3 Valuable Lessons You Learn When You Start Saving for Retirement Early

3 Valuable Lessons You Learn When You Start Saving for Retirement Early

One of the most common questions people ask their financial advisors is, when should I start saving for retirement? Virtually across the board, financial advisors will say that you should start as early as possible—ideally when you’re in your 20s and have just launched your career.

Of course, there’s no reason to despair if you didn’t start a retirement fund right out of college. Not everyone in their 20s has the foresight to start saving for something decades in the future, especially since many employers do not offer a savings-matching program. If you started saving for retirement later in life, the situation certainly isn’t hopeless, but it is a bit more urgent. You’ll need to save more and be more focused to meet the same goals, since you’ll have less time to achieve them.

However, if you start early, you’ll enjoy a wide range of benefits, including the increased flexibility that compounding interest provides. You’ll also be able to take more chances with your investments, because you’ll have more time to recover from losses. Another major benefit of starting early is that it instills good habits early on.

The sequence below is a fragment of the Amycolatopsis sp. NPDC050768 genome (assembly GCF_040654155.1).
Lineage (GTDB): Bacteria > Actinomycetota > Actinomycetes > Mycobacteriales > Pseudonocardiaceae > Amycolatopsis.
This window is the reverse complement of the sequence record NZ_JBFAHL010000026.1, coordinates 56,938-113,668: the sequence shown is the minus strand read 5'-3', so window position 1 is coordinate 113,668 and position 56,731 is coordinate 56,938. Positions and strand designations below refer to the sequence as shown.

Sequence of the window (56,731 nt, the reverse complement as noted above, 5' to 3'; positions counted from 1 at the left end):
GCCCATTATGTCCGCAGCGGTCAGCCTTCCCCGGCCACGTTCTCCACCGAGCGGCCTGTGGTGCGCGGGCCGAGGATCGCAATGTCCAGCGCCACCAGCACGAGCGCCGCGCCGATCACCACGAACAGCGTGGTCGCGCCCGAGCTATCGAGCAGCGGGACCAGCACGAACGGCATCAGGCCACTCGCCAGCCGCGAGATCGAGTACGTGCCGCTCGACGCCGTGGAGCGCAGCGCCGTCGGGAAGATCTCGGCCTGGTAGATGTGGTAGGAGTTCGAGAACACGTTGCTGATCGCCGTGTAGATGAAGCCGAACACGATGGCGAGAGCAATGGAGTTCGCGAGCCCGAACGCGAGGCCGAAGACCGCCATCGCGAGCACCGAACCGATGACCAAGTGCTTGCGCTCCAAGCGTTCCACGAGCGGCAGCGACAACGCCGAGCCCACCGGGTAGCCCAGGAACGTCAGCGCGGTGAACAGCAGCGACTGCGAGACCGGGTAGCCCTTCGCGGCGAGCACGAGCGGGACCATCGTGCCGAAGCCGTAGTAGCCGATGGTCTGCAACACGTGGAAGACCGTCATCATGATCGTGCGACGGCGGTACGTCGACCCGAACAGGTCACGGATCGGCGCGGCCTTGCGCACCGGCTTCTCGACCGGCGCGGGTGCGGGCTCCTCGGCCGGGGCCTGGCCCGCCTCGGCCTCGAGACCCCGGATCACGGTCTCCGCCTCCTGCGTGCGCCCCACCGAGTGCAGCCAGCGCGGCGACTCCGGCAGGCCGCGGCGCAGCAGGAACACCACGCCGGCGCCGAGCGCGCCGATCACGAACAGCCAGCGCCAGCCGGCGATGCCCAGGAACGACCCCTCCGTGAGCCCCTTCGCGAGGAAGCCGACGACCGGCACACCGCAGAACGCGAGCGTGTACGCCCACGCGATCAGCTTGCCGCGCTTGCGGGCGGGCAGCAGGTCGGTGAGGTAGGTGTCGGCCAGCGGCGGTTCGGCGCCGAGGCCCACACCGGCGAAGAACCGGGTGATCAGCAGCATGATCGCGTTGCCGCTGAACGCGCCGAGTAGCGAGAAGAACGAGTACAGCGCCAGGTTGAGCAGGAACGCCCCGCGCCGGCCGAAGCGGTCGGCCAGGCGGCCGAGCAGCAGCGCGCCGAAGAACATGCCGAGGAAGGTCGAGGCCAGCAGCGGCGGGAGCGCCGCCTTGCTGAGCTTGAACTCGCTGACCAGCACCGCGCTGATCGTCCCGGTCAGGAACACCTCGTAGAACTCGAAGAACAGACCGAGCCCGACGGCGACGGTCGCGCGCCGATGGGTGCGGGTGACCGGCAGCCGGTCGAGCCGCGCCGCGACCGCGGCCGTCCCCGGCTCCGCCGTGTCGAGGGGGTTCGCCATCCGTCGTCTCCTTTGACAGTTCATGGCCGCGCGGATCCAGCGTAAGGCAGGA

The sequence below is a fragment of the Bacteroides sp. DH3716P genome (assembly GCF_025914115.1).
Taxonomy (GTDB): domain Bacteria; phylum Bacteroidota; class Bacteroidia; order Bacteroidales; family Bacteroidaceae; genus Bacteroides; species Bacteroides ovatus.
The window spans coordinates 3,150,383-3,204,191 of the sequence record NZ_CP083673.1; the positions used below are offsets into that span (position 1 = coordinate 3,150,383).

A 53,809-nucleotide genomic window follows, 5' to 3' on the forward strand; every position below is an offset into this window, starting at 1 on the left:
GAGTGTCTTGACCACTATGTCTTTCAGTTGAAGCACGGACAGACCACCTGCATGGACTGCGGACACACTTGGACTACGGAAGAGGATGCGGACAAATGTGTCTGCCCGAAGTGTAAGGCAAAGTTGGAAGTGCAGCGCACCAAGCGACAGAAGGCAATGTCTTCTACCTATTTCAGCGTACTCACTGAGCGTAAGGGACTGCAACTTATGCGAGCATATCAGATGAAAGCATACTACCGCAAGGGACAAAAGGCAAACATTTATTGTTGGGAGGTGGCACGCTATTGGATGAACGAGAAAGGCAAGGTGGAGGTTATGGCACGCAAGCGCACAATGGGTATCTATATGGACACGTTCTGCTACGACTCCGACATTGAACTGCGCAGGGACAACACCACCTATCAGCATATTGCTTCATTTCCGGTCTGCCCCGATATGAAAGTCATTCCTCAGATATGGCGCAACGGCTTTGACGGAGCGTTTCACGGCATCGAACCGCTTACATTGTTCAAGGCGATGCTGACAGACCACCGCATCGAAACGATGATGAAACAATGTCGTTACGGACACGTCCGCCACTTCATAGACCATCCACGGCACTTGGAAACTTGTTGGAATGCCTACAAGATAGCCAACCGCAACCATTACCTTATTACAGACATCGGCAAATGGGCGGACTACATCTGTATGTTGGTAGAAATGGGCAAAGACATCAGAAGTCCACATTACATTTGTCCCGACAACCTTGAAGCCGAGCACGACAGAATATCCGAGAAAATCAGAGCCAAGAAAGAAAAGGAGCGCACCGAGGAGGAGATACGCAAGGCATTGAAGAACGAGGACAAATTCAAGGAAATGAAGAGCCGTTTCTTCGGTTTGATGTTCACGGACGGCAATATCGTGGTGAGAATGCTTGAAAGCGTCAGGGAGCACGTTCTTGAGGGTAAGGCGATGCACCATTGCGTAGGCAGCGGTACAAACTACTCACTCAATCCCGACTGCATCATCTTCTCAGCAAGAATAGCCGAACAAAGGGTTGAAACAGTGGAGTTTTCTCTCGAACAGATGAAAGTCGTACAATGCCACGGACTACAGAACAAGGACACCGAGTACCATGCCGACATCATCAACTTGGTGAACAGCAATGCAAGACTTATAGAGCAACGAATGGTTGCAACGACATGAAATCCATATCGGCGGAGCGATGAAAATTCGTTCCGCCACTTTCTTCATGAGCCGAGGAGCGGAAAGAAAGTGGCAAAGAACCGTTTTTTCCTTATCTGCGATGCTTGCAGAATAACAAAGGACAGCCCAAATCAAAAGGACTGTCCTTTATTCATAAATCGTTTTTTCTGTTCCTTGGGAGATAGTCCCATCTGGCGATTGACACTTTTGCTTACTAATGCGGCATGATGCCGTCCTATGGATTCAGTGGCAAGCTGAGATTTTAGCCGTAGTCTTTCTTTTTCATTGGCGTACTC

When you start to plan for retirement in your 20s, you’ll learn several lessons that will serve you well for the rest of your financial future. These include:

 

  1. Learning the value of compounding.

If you’re in your 20s, you have a lot of time before you retire and can use this to your advantage. Making money grow over the course of 40 years is much easier than achieving the same thing in half that time. Even when your money just sits there, over time it can double, triple, or quadruple. The best way to understand the value of compounding is to think about the math behind it.